This gives charities the opportunity to prove their success in terms of social outcomes, rather than financial ones; art therapy and play schemes are good examples of activities that deliver exceptional non-financial value. But it is bad news, because SROI calculations generally rely on unverifiable assumptions, and proving the value of social outcomes can cause major headaches for charities.
I suspect most charities are aware of the problems with SROI, but rather than protest about the methodology, they have found creative ways to show good returns. From my own study of published SROI calculations, I can now reveal the main methods you can use if you want to jump on this bandwagon.
First, calculate the value of any possible outcome your project might conceivably deliver. For example, if you run an arts project for homeless people, calculate the value of clients' reduced drug use. Don't worry if reducing drug use was not really an aim of the project, or that a proper academic study would struggle to establish a link between making art and using less heroin; no one will question your assumptions in detail.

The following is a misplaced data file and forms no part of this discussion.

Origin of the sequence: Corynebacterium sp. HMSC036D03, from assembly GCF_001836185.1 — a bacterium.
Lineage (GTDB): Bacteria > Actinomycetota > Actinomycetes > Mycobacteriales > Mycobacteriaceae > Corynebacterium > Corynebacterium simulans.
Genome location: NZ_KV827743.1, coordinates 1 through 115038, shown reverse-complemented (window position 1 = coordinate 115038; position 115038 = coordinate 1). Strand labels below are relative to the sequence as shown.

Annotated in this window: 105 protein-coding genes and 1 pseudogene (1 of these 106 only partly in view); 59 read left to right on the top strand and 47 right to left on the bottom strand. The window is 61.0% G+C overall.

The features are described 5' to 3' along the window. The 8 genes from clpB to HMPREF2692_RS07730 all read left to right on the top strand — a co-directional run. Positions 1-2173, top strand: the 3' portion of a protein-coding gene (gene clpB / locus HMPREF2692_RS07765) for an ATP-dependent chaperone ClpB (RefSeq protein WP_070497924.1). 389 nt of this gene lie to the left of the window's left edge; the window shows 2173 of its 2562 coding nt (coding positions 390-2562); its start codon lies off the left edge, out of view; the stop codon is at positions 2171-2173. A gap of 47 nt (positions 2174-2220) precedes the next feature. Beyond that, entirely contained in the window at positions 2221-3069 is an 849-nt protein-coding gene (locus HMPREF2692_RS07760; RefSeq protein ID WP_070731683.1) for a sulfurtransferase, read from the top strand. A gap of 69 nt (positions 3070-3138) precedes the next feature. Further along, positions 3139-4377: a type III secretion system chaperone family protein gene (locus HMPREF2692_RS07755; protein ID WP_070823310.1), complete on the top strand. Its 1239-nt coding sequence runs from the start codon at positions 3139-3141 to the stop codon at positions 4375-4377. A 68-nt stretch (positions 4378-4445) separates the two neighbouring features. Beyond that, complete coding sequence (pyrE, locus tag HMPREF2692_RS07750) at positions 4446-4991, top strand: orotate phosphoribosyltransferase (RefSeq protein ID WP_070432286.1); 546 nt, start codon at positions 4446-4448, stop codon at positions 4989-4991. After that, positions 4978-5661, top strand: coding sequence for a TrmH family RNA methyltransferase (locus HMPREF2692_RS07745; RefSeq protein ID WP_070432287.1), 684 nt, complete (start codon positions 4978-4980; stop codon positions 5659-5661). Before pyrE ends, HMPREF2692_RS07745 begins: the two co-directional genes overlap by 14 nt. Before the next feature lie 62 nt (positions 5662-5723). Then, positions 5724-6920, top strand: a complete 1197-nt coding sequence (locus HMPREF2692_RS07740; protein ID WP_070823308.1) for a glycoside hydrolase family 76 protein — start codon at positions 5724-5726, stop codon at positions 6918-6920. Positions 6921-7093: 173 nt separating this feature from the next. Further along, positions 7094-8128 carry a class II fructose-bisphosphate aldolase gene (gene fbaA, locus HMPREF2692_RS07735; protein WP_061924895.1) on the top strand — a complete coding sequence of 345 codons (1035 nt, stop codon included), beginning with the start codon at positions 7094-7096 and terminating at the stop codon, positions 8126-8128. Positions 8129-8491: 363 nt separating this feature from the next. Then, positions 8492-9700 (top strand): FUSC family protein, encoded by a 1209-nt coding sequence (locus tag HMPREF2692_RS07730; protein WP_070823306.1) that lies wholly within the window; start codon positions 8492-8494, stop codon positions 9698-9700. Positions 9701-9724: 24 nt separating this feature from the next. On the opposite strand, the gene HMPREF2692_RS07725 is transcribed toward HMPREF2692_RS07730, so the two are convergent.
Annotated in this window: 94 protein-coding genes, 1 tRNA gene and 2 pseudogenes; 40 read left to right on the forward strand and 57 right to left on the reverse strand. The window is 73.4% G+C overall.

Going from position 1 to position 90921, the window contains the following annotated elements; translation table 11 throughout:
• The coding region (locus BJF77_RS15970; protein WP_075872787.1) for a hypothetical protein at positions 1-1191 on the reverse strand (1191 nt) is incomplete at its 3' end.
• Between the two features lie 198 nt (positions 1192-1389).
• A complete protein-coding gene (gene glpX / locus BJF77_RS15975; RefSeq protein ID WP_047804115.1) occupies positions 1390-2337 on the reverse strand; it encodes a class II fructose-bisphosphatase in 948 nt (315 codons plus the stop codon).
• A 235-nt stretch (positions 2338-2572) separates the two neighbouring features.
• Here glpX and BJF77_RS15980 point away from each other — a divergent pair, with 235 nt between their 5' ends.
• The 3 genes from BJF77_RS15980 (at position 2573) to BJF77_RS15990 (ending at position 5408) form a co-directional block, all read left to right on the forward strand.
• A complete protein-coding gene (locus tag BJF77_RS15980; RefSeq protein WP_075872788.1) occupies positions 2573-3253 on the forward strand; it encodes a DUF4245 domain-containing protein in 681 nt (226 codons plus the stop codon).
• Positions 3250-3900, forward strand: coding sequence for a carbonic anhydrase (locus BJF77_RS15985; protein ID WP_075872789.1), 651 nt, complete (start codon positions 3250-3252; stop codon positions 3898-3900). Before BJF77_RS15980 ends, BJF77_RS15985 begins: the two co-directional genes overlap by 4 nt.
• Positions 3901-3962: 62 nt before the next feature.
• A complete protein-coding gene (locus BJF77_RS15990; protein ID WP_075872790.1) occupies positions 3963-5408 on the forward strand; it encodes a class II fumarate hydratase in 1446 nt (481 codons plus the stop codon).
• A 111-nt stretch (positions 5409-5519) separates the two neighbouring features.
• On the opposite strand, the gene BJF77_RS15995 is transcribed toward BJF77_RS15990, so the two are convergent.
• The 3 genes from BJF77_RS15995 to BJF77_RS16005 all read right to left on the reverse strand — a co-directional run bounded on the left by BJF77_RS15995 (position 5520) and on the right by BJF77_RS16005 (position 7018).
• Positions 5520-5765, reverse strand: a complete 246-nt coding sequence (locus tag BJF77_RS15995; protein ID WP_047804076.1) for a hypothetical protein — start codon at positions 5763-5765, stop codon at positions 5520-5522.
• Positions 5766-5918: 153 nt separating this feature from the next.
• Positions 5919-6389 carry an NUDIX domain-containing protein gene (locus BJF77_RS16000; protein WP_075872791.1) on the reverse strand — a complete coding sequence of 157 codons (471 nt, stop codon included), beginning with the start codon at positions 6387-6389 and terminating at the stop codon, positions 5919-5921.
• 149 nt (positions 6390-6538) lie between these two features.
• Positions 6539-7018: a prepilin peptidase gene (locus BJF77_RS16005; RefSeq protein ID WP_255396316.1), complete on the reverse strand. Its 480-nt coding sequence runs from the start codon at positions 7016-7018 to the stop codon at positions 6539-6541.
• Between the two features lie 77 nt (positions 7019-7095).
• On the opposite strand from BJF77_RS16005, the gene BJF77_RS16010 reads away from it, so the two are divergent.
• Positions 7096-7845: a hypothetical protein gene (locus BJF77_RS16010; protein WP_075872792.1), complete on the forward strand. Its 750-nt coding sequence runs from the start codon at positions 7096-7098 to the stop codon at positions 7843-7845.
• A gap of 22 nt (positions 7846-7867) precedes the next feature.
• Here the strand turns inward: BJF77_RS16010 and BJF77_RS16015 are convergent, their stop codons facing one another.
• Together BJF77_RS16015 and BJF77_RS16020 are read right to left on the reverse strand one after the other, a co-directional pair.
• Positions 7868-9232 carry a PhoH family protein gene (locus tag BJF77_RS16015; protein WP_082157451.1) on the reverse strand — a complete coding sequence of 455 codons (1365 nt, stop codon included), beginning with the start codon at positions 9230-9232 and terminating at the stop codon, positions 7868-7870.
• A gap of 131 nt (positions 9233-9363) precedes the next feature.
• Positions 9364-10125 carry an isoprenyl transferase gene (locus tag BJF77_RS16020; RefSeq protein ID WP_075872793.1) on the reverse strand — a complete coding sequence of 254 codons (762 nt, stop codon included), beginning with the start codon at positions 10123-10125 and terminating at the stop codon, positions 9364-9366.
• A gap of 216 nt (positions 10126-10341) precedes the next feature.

If you have trouble thinking of possible outcomes, umbrella body the NCVO has produced a helpful publication called True Colours: uncovering the full value of your organisation, which explains how you can calculate every possible ounce of value.
Second, claim some notional savings. The way to do this is to look at the services your clients might use if your service was unavailable. They might go without, or use something worse - but you need to show a saving. Find the most expensive service your clients could conceivably use, deduct the cost of your service and claim that as part of your social return.
These methods produce excellent SROI numbers, but using them could give you an attack of conscience. If that is the case, I can suggest an alternative approach: tell anyone who asks about the SROI of your work that, although you could demonstrate exceptionally high returns, you prefer to use more reliable evaluation methods.
Simple outcome reports will do the job for smaller and newer services, and more rigorous impact evaluations for larger and better-established services. For all types of service, I suggest using satisfaction surveys to show whether the people who use a service actually value it.
- Daniel Currie runs a management consultancy for the voluntary sector.